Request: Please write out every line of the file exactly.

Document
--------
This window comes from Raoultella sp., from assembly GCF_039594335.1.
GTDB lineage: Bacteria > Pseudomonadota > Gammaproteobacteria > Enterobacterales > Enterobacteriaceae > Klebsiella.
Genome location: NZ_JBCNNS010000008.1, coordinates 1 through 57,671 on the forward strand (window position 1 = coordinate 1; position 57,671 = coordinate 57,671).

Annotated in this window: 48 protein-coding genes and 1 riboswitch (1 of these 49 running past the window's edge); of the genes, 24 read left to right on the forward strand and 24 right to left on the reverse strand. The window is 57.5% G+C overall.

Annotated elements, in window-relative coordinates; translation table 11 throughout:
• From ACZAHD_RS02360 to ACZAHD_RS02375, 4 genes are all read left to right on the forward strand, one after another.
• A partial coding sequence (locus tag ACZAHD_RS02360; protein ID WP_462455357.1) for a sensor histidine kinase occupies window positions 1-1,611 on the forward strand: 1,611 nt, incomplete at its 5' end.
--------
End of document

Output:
This window comes from Raoultella sp., from assembly GCF_039594335.1.
GTDB lineage: Bacteria > Pseudomonadota > Gammaproteobacteria > Enterobacterales > Enterobacteriaceae > Klebsiella.
Genome location: NZ_JBCNNS010000008.1, coordinates 1 through 57,671 on the forward strand (window position 1 = coordinate 1; position 57,671 = coordinate 57,671).

Annotated in this window: 48 protein-coding genes and 1 riboswitch (1 of these 49 running past the window's edge); of the genes, 24 read left to right on the forward strand and 24 right to left on the reverse strand. The window is 57.5% G+C overall.

Annotated elements, in window-relative coordinates; translation table 11 throughout:
• From ACZAHD_RS02360 to ACZAHD_RS02375, 4 genes are all read left to right on the forward strand, one after another.
• A partial coding sequence (locus tag ACZAHD_RS02360; protein ID WP_462455357.1) for a sensor histidine kinase occupies window positions 1-1,611 on the forward strand: 1,611 nt, incomplete at its 5' end.